Sen. Cliff Pirtle, R-Roswell, stands next to a stack of potential amendments Friday in preparation for a floor debate.

While touting the successes lawmakers pulled off during an unprecedented 60-day legislative session in the shadow of a deadly pandemic, Gov. Michelle Lujan Grisham said Saturday she’s calling them back in two weeks to take care of unfinished business: legalizing recreational marijuana.

“We have an incredible framework ready to go for adult-use cannabis,” the governor said during a news conference with Democratic leaders at the conclusion of the session.

“And given the circumstances where you have to come together and really look at that couldn’t get done in time for both chambers who want to be able to vote on adult use, so we’re going to give them that opportunity,” she added.

Lujan Grisham said her expectation and hope is lawmakers will reconvene “on or about March 31.”

“When you have a bipartisan effort working on a framework to get this done, it makes no sense to make New Mexicans wait when we’ve got it ready to go,” she said.

The governor didn’t rule out the possibility other measures would be considered at the special session, calling it “premature” to say nothing else would be on the agenda.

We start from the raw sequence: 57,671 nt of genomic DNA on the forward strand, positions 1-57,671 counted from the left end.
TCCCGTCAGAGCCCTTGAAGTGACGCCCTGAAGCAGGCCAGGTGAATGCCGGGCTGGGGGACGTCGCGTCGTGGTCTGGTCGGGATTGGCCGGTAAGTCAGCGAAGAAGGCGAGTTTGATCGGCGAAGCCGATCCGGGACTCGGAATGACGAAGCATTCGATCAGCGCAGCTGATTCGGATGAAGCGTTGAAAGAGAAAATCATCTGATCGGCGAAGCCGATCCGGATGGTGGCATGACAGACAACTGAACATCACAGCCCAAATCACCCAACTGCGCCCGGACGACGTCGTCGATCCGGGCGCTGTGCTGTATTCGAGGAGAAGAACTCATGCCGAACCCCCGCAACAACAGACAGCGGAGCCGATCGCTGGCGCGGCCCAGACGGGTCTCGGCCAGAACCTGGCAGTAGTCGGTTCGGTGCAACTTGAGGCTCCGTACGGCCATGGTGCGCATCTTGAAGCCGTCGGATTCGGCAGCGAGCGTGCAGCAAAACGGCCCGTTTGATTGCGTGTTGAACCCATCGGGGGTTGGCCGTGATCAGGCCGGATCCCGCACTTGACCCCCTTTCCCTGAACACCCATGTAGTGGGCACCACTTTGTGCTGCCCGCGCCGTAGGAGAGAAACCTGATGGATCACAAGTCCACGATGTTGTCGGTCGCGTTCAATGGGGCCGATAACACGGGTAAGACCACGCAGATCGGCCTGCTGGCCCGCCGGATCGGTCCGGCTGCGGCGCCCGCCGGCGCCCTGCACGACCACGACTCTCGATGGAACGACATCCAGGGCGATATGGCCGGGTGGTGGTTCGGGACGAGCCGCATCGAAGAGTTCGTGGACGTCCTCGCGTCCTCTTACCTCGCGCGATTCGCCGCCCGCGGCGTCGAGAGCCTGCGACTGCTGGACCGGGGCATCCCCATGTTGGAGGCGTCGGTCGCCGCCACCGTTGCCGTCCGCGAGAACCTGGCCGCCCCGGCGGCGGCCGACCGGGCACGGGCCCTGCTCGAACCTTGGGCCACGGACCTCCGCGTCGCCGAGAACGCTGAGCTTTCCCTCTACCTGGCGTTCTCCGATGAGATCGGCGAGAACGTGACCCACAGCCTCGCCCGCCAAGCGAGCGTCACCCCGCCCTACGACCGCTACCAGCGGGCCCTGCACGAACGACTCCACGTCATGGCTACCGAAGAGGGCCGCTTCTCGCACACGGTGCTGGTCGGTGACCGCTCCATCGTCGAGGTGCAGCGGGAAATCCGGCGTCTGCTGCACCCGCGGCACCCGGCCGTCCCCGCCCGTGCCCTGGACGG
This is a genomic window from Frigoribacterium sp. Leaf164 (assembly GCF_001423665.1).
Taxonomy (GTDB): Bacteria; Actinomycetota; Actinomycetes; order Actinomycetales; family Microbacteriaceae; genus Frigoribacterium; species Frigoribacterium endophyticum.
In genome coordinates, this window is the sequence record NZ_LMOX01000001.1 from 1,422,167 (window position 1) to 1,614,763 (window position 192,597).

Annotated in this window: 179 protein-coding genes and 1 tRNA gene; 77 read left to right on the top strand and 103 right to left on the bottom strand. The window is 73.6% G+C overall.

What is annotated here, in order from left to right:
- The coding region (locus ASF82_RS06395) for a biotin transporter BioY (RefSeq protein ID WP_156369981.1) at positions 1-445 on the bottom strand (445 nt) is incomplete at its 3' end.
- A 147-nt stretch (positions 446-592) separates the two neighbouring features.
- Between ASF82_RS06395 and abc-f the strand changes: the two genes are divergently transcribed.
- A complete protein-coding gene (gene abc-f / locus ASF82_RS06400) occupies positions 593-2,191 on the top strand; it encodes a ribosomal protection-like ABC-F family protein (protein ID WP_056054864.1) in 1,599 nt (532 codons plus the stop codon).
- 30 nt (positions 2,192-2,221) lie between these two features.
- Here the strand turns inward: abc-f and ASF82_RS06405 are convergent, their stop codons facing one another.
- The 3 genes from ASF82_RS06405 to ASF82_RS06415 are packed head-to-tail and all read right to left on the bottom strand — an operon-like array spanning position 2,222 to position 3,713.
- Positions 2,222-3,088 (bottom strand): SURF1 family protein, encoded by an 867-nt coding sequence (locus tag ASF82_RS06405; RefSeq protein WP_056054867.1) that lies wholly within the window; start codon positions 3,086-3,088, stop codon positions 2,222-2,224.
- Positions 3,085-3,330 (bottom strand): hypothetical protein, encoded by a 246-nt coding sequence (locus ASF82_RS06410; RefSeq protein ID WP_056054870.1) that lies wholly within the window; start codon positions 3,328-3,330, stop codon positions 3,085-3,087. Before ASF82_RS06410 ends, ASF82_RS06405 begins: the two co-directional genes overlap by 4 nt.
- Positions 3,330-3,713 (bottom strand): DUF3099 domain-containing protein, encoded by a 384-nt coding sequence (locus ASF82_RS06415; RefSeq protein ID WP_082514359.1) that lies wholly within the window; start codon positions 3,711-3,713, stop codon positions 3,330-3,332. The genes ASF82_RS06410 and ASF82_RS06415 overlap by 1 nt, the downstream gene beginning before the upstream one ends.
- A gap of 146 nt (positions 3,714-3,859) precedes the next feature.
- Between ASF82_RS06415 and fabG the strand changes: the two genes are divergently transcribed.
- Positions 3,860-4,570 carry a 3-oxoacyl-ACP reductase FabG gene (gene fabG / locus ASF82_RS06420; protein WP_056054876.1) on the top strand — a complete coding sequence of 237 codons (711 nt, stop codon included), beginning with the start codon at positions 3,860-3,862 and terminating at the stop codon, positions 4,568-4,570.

“But the purpose is not to extend a 60-day session,” she said. “That would be inappropriate.”

Though a push to legalize recreational marijuana fizzled in the final days of the session, the governor and other Democratic leaders lauded the accomplishments a new and more progressive group of lawmakers helped propel, including the repeal of a decades-old law that criminalizes abortion and asking voters to allow the state to tap into a permanent fund to help pay for prekindergarten and K-12 programs. Both efforts had stalled in the past by more moderate Democrats whose conservative-leaning stances made them a target and contributed to their ouster in the last election.

“No question, our seven amazing Democratic freshmen ran on a platform of repealing the abortion bill, the [Land Grant] Permanent Fund and legalization of cannabis, and so two of the three are done [and] the third is coming,” said Senate Majority Leader Peter Wirth, a Santa Fe Democrat. “There is no question in our chamber, the voters spoke, and the members that were elected delivered what the voters asked them to do.”